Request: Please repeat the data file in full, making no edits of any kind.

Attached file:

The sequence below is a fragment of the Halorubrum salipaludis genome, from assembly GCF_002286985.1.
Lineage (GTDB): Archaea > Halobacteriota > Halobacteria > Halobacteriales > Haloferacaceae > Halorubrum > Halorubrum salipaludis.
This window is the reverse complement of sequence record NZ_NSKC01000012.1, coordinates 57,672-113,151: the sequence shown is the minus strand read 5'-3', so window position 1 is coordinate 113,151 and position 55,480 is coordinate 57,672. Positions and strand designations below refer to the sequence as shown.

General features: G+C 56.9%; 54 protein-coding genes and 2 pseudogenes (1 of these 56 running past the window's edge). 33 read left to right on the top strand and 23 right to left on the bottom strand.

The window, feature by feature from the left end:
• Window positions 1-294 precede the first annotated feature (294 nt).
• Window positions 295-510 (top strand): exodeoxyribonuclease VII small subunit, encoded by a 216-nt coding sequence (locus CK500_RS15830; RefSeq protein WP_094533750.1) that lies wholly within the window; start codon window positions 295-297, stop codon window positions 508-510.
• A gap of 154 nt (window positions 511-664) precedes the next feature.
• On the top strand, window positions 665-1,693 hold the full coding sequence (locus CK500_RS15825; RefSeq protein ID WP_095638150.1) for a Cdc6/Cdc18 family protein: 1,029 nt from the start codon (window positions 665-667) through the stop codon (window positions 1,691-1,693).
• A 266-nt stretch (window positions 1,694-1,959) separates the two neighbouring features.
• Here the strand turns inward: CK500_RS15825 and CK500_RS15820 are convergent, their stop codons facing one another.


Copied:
The sequence below is a fragment of the Halorubrum salipaludis genome, from assembly GCF_002286985.1.
Lineage (GTDB): Archaea > Halobacteriota > Halobacteria > Halobacteriales > Haloferacaceae > Halorubrum > Halorubrum salipaludis.
This window is the reverse complement of sequence record NZ_NSKC01000012.1, coordinates 57,672-113,151: the sequence shown is the minus strand read 5'-3', so window position 1 is coordinate 113,151 and position 55,480 is coordinate 57,672. Positions and strand designations below refer to the sequence as shown.

General features: G+C 56.9%; 54 protein-coding genes and 2 pseudogenes (1 of these 56 running past the window's edge). 33 read left to right on the top strand and 23 right to left on the bottom strand.

The window, feature by feature from the left end:
• Window positions 1-294 precede the first annotated feature (294 nt).
• Window positions 295-510 (top strand): exodeoxyribonuclease VII small subunit, encoded by a 216-nt coding sequence (locus CK500_RS15830; RefSeq protein WP_094533750.1) that lies wholly within the window; start codon window positions 295-297, stop codon window positions 508-510.
• A gap of 154 nt (window positions 511-664) precedes the next feature.
• On the top strand, window positions 665-1,693 hold the full coding sequence (locus CK500_RS15825; RefSeq protein ID WP_095638150.1) for a Cdc6/Cdc18 family protein: 1,029 nt from the start codon (window positions 665-667) through the stop codon (window positions 1,691-1,693).
• A 266-nt stretch (window positions 1,694-1,959) separates the two neighbouring features.
• Here the strand turns inward: CK500_RS15825 and CK500_RS15820 are convergent, their stop codons facing one another.